The following was originally published by Newswise.

Newswise — When Hannah Ackerman gives campus tours to prospective Paul Smith’s students, she often sees young people that remind her of when she first visited the college in 2008. Hailing from tiny Milford, NY, near Cooperstown, she knows firsthand the obstacles rural students face, especially those who become the first in their families to attend college.

“I let them know they are college material,” says Ackerman, now director of admissions at Paul Smith’s. “Whenever I say I’m from Milford people from the area come up after and ask me questions. It helps to see someone from where you come from.”

The 43 students in Ackerman’s graduating class at Milford Central are having successful careers both locally and nationally. They include a veterinarian, geologist, physician assistant, corrections officer, police officer, IT specialist, dental nutritionist, business owner, teacher, therapeutic specialist working with disabled veterans, and other successful professionals.

“Our class had a collective drive,” she says. “We all worked together and pushed each other to further our education so we could get out there and really do something with our lives.”

Ackerman attributes the success of her class to a mix of hard work, seeing their parents struggle to make ends meet, Clark Scholarship support and leadership opportunities with CFES Brilliant Pathways. “Milford is not a wealthy area,” she says. “I can remember my mother writing a check for lunch hoping there was enough money in the account. That makes me appreciate what my parents went through for us.”

Ackerman’s younger sister Emily, who is disabled,  also received a Clark scholarship. “She’s in a wheelchair and has had some hardships along her disability journey, but has managed to overcome them,” says Hannah. “She’s doing postdoctoral research at Harvard Medical School to understand how cancer cells behave and repair themselves during different treatments.” Before that, Emily earned a Ph.D. in chemical engineering at the University of Pittsburgh.

Back in high school, Ackerman was chosen by her guidance counselor to serve as a student leader for CFES Brilliant Pathways along with two friends. They attended trainings, served as CFES mentors and participated at the CFES national conference. “CFES helped us become leaders and to think about how we can set good examples for other students.”

Today, Ackerman uses her own college and career pathway to help students navigate their postsecondary journey. Convinced she wanted to be a musician, she applied to four colleges that required auditions of aspiring music majors. By the time she got to her third audition at Ithaca College along with 30 other flutists vying for one spot, she “knew it wasn’t for her.”

Fortunately, Ackerman had a backup plan to work in the hospitality industry based on her experience at a local lodge. She had already gotten into Paul Smith’s highly regarded Hotel, Resort and Tourism Management program and decided to take a visit.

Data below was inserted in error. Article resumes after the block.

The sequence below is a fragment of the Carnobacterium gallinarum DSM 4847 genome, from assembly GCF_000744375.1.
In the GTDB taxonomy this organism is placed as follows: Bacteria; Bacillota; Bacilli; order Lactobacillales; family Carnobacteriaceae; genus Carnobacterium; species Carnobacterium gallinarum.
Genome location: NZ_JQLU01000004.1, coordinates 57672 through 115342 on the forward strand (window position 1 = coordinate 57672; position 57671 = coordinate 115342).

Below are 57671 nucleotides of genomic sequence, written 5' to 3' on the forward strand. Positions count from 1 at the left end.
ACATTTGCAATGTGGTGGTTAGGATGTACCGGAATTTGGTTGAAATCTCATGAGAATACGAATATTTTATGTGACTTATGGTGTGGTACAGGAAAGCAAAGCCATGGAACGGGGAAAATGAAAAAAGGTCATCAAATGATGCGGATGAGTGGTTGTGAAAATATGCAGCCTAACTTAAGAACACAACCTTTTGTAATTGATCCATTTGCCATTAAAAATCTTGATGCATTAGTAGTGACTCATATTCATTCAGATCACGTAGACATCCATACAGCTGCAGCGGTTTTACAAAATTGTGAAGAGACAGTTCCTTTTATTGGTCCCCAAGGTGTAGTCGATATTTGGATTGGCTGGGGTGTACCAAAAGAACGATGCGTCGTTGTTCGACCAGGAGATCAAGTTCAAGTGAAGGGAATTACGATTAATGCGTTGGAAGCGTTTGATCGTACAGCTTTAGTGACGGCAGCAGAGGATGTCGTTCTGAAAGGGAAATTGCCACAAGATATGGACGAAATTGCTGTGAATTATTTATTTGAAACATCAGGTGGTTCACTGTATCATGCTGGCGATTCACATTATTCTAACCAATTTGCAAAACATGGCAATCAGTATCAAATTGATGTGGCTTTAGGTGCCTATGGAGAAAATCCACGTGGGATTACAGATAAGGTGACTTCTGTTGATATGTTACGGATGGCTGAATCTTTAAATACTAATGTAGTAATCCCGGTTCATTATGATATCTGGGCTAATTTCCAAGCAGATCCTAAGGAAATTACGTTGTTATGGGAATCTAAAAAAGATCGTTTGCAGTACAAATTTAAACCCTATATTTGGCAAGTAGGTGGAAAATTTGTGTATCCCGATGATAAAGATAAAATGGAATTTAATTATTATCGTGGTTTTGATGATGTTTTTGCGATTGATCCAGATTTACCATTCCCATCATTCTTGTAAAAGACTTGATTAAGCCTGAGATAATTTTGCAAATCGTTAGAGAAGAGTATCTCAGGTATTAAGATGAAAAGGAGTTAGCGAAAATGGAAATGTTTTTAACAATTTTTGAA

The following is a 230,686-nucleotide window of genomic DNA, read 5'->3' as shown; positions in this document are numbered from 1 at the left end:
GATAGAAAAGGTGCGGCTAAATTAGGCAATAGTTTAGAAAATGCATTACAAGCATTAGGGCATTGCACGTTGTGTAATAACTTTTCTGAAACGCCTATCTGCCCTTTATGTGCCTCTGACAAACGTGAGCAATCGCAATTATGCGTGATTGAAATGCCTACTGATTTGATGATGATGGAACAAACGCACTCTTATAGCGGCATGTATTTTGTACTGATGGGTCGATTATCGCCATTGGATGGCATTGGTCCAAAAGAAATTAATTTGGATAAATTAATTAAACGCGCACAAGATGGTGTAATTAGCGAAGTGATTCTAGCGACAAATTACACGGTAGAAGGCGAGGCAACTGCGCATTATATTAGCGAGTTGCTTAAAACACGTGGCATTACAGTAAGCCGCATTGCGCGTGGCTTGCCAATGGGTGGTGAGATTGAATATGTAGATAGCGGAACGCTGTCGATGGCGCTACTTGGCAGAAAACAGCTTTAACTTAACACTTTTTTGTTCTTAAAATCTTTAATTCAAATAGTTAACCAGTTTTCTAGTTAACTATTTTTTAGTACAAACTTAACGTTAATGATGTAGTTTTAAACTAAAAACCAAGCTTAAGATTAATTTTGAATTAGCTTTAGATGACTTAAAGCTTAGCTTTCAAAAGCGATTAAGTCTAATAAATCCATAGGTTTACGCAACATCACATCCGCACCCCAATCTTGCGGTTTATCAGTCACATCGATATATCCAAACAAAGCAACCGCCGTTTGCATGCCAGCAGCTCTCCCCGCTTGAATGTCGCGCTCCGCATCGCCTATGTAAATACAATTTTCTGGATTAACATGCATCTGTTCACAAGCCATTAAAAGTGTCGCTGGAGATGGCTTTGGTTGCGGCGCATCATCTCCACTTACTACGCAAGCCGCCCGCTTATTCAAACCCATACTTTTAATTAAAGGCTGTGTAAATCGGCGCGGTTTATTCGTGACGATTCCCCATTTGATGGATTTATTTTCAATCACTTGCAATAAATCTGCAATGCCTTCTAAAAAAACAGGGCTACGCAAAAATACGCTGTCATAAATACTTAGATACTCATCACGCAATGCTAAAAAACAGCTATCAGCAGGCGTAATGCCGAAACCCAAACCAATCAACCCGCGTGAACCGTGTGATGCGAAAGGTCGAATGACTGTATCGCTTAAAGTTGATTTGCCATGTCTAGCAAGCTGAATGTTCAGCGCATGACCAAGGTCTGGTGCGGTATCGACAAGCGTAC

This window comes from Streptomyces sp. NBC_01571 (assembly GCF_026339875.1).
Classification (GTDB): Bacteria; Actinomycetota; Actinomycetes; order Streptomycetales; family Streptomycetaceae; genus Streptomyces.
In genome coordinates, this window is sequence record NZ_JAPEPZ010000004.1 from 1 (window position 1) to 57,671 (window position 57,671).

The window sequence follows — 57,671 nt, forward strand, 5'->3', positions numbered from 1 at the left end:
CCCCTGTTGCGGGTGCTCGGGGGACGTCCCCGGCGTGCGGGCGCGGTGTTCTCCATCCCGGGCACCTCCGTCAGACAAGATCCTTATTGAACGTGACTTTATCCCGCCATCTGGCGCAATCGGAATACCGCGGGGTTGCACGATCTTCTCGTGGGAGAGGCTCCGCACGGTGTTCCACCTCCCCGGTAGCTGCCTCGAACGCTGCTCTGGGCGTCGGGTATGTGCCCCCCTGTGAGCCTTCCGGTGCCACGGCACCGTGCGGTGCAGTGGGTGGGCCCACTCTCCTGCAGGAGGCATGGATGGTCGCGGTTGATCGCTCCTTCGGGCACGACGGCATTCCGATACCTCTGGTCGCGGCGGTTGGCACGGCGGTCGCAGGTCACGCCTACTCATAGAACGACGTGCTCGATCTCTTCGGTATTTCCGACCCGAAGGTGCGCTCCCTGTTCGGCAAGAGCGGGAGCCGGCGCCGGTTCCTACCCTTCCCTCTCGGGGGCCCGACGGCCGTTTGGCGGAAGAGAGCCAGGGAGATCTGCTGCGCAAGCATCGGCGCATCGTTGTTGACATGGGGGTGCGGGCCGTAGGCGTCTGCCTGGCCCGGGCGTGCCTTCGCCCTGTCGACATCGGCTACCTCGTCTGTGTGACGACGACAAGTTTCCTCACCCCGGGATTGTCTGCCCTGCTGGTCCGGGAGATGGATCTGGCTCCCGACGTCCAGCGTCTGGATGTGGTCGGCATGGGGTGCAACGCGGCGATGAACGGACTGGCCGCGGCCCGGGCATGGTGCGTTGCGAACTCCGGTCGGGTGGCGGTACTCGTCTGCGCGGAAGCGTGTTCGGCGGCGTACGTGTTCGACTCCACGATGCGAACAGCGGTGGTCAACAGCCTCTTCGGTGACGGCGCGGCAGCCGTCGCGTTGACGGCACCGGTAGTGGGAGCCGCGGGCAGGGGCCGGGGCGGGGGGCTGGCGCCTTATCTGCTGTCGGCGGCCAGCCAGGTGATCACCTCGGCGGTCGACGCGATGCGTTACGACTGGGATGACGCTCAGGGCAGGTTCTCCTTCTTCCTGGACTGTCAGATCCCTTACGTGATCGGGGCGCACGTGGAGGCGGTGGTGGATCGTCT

“As soon as I drove on campus, I knew it was the place for me,” says Ackerman, who credits a scholarship from the Clark Foundation, a major supporter of CFES work in area schools, for making it possible. “I wanted out of Milford to go somewhere big, but it turned out to be smaller. Paul Smith’s that felt like home.”

With 21 AP credits from high school, Ackerman graduated in three years and took a job at Lake Placid’s Mirror Lake Inn. After five years there, she decided to take a job in admissions at Paul Smith’s.

Ackerman has come full circle. She is helping students from rural communities realize they can succeed in college and she’s involved with CFES again. “Schools in Malone and Ausable and others are very engaged in CFES: giving students the opportunity to see college campuses and meet people who look like them. It’s great to see that CFES is exposing rural youth to these opportunities.”

That relationship has become significantly larger, spurred by a $1.23m Rural Postsecondary and Economic Development grant from the Department of Education, that will allow CFES to help 4,000 more students in Northeastern NY become college and career.

“Paul Smith’s is joining nine other college partners that will open up their campuses to students, provide mentors and myriad other support.  Not only will area youth become more college ready, the program will create economic development in the region by ensuring that North Country youth are prepared for high-wage jobs,” said Rick Dalton, CFES president and CEO.

“I love helping people who aren’t college bound or think they aren’t college material,” says Ackerman. “I tell them that it’s all about putting yourself out there and trying something new. If a major you thought you liked doesn’t work out, try something else. Don’t regret not knowing what could have been.”